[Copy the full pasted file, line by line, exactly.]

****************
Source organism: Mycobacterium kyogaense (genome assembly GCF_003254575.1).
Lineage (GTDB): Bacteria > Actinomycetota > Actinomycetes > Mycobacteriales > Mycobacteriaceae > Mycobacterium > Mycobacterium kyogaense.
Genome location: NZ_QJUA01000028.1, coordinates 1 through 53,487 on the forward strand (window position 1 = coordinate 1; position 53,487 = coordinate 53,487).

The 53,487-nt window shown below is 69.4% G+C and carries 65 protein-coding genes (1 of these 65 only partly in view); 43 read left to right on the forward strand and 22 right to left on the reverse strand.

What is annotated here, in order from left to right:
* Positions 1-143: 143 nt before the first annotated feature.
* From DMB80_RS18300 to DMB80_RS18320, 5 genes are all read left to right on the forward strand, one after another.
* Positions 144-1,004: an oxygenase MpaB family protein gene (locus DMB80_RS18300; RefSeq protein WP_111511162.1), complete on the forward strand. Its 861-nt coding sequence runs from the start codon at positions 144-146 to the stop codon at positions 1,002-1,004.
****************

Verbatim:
Source organism: Mycobacterium kyogaense (genome assembly GCF_003254575.1).
Lineage (GTDB): Bacteria > Actinomycetota > Actinomycetes > Mycobacteriales > Mycobacteriaceae > Mycobacterium > Mycobacterium kyogaense.
Genome location: NZ_QJUA01000028.1, coordinates 1 through 53,487 on the forward strand (window position 1 = coordinate 1; position 53,487 = coordinate 53,487).

The 53,487-nt window shown below is 69.4% G+C and carries 65 protein-coding genes (1 of these 65 only partly in view); 43 read left to right on the forward strand and 22 right to left on the reverse strand.

What is annotated here, in order from left to right:
* Positions 1-143: 143 nt before the first annotated feature.
* From DMB80_RS18300 to DMB80_RS18320, 5 genes are all read left to right on the forward strand, one after another.
* Positions 144-1,004: an oxygenase MpaB family protein gene (locus DMB80_RS18300; RefSeq protein WP_111511162.1), complete on the forward strand. Its 861-nt coding sequence runs from the start codon at positions 144-146 to the stop codon at positions 1,002-1,004.